The table below shows the results of the 1963 general election:

Key

  National     Labour     Social Credit   

Electorate results for the 1963 New Zealand general election [5]
ElectorateIncumbentWinnerMajorityRunner up
General electorates
Ashburton Richard Gerard 3,419G Glassey
Auckland Central Norman Douglas 3,227Walter Stevens
Avon John Mathison 5,117S L Dodwell
Awarua Gordon Grieve 3,373Noel Valentine
Bay of Plenty Percy Allen 3,025P E Riden
Buller Bill Rowling 1,671Ernie King
Christchurch Central Robert Macfarlane 1,915D J Patchett
Clutha Peter Gordon 3,595Les McKay
Dunedin Central Philip Connolly Brian MacDonell 1,170G R Thorn [6]
Dunedin North Ethel McMillan 2,524E Whittleston
Eden John Rae 3,335Frank Knipe
Egmont William Sheat 3,047John Seddon
Fendalton Harry Lake 2,740 Bruce Barclay
Franklin Alfred E. Allen 5,848Ron Ng-Waishing [7]
Gisborne Esme Tombleson 902Bob MacDonald [8]
Grey Lynn Reginald Keeling Ritchie Macdonald 5,240Jolyon Firth
Hamilton Lance Adams-Schneider 2,642J M Cairns
Hastings Duncan MacIntyre 1,944 Edwin Keating
Hauraki Arthur Kinsella 2,873George Broad
Hawkes Bay Cyril Harker Richard Harrison 3,518J G Woolf [9]
Heretaunga Ron Bailey 2,135R O Kimmins
Hobson Logan Sloane 31 Vernon Cracknell [nb 1]
Hutt Walter Nash 3,648Vere Edward Hampson-Tindale
Invercargill Ralph Hanan 1,934O J Henderson
Island Bay Arnold Nordmeyer 2,388Fairlie Fergus Curry
Karori Jack Marshall 4,020 Keith Spry
Lyttelton Norman Kirk 2,677Tom Flint
Manawatu Blair Tennent 2,513Leonard Thomas Fischer
Manukau Leon Götz Colin Moyle 759H C Pryor
Manurewa New electorate Phil Amos 1,524 Leon Götz
Marlborough Tom Shand 2,111W G Kenyon
Marsden Donald McKay 3,942O J Lewis
Miramar Bill Fox 416 Bill Young
Mt Albert Warren Freer 3,018J L Reid
Napier Jim Edwards 785D O Haskell
Nelson Stanley Whitehead 2,610 Peter Malone
New Lynn New electorate Rex Mason 3,052C A McLeod
New Plymouth Ernest Aderman 474 Ron Barclay
North Shore Dean Eyre 2,757 Reginald Keeling
Onehunga Hugh Watt 5,127J P Mason
Otago Central John George 2,675 Stan Rodger
Otaki Allan McCready 3,014G N McDonald
Pahiatua Keith Holyoake 5,733E J Hemmingsen
Pakuranga New electorate Bob Tizard 2,015Roland Mainwaring Neville-White
Palmerston North Bill Brown 772 Philip Skoglund
Petone Michael Moohan 2,448P M Love
Piako William Goosman Geoffrey Sim 5,526N R D Shewan
Porirua New electorate Henry May 3,161J W Miller
Raglan Douglas Carter 1,850Henry Uttinger
Rangiora New electorate Herbert Pickering 1,425 Whetu Tirikatene
Rangitikei Norman Shelton 4,307Russell Wiseman
Remuera Ronald Algie 7,001F N Goodall
Riccarton Mick Connelly 2,550Ian Wilson
Rodney Jack Scott 4,320Chris Pickett
Roskill Arthur Faulkner 3,216Thomas Tucker
Rotorua Harry Lapwood 2,217J P Cranston
Selwyn John McAlpine 3,371F E Smith
St Albans Bert Walker 2,501J Palmer
St Kilda Bill Fraser 2,597Kevin John Marlow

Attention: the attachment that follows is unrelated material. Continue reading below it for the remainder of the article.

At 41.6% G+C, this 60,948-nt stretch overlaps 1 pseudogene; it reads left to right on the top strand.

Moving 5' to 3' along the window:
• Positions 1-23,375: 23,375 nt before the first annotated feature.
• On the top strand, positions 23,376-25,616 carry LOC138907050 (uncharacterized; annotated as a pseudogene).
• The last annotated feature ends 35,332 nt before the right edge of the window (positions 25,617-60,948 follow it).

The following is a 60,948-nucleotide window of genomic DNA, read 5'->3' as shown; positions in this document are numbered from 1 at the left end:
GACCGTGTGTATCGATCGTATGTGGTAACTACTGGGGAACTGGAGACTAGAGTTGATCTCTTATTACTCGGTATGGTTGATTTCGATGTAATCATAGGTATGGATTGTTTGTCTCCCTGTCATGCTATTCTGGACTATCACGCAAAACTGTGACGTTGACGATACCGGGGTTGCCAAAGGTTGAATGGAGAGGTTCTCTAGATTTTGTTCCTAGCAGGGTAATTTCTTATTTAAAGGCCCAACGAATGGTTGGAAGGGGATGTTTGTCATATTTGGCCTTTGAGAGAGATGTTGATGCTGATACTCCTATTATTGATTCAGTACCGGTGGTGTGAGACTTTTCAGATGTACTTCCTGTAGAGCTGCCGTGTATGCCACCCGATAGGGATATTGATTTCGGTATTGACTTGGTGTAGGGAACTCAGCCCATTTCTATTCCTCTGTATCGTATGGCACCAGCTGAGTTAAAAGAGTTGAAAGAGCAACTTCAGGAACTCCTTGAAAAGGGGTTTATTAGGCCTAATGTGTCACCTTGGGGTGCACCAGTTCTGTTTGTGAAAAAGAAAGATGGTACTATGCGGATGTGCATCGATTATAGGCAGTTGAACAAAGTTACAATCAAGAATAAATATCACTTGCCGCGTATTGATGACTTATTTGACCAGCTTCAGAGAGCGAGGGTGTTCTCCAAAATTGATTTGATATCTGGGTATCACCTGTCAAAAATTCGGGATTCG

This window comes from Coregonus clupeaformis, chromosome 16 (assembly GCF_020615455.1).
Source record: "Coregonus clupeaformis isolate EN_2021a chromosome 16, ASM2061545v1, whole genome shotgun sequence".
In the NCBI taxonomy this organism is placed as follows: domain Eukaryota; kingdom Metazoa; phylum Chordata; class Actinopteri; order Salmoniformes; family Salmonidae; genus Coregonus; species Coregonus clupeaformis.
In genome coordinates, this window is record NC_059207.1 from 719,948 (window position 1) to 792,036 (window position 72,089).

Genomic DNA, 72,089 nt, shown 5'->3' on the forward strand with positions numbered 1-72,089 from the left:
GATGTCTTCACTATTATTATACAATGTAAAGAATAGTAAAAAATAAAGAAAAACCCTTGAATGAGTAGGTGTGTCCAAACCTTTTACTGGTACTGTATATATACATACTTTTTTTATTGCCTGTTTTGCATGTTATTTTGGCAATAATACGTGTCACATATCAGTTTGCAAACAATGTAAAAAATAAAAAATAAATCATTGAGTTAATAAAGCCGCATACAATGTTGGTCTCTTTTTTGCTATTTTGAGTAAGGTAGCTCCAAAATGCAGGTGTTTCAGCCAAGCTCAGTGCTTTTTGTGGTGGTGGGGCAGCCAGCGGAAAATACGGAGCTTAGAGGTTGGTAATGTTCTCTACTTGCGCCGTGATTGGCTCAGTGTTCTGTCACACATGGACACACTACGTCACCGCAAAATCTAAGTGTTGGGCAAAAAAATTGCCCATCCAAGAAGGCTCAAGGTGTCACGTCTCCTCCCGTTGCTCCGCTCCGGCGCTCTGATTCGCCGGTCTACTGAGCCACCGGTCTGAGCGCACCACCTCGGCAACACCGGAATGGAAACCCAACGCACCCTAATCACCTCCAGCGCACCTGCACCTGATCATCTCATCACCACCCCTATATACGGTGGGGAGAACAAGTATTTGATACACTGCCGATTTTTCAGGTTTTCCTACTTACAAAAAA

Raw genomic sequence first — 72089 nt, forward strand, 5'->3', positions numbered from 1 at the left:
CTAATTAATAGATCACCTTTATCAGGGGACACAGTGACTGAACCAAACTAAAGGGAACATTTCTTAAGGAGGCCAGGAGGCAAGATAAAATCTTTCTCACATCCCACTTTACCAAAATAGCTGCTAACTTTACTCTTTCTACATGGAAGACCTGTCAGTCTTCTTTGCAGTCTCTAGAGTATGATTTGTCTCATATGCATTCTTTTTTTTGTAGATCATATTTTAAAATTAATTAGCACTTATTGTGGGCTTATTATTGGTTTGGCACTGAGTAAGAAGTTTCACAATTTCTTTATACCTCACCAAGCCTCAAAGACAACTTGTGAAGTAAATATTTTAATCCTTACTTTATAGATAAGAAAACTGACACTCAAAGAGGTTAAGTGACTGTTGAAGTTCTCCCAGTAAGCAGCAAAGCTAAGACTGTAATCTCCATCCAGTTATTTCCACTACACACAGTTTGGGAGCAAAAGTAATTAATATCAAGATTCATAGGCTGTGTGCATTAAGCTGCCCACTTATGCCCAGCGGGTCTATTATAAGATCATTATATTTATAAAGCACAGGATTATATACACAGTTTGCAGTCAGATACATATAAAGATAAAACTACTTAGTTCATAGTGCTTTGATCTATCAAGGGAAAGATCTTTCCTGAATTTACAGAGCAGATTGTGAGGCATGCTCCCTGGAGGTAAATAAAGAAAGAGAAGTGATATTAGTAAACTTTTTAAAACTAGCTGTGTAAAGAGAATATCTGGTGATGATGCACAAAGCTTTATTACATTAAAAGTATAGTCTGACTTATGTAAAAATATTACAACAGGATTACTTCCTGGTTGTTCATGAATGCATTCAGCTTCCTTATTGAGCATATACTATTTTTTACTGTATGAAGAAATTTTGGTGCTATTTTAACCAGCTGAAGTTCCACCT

Stratford Thomas Murray David Thomson 4,590J McLafferty
Sydenham Mabel Howard 5,399 Derek Quigley
Tamaki Robert Muldoon 3,754Norman Finch
Taupo New electorate Rona Stevenson 275Arthur John Ingram
Tauranga George Walsh 4,545G W S Hardaker
Timaru Basil Arthur 2,831M J O'Reilly
Waimarino New electorate Roy Jack 1,785 Olive Smuts-Kennedy
Waipa Hallyburton Johnstone Leslie Munro 3,165R N Little
Wairarapa Bert Cooksley Haddon Donald 501 Jack Williams
Waitaki Allan Dick 2,019K S Lysaght
Waitakere Rex Mason Martyn Finlay 2,895Horace Alexander Nash
Waitemata Norman King 2,919A G E Pugh
Waitomo David Seath 4,655H C Brown
Wallace Brian Talboys 5,740J S Reid
Wanganui George Spooner 1,397John Grace
Wellington Central Dan Riddiford 1,508 Frank Kitts
Westland Paddy Blanchfield 4,925W A Reynolds
Māori electorates
Eastern Maori Puti Tipene Watene 2,566 Arnold Reedy [10]
Northern Maori Matiu Rata 2,123 James Henare
Southern Maori Eruera Tirikatene 4,978 Ben Couch
Western Maori Iriaka Matiu Ratana 5,096 Pei Te Hurinui Jones

The 34th Parliament was the first term of parliament during which there were no by-elections held.

Notes

  1. Vernon Cracknell was first on election night, but lost when special votes were included

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References

  1. 1 2 "General elections 1853–2005 - dates & turnout". Elections New Zealand. Archived from the original on 27 May 2010. Retrieved 2 December 2012.
  2. Wilson 1985, p. 173.
  3. Wilson 1985, p. 142.
  4. Wilson 1985, pp. 89–92.
  5. Norton 1988, pp. ?.
  6. Norton 1988, p. 212.
  7. "Interview with Ron Ng-Waishing". National Library of New Zealand. 1994. Retrieved 20 May 2018.
  8. Norton 1988, p. 228.
  9. Norton 1988, p. 240.
  10. Gustafson 1986, p. 383.
Sources


Barry Selwyn Gustafson is a New Zealand political scientist and historian, and a leading political biographer. He served for nearly four decades as Professor of Political Studies at the University of Auckland, and as Acting Director of the New Zealand Asia Institute from 2004 to 2006. He has contested various general elections, first for the Labour Party and later for the National Party, coming second each time.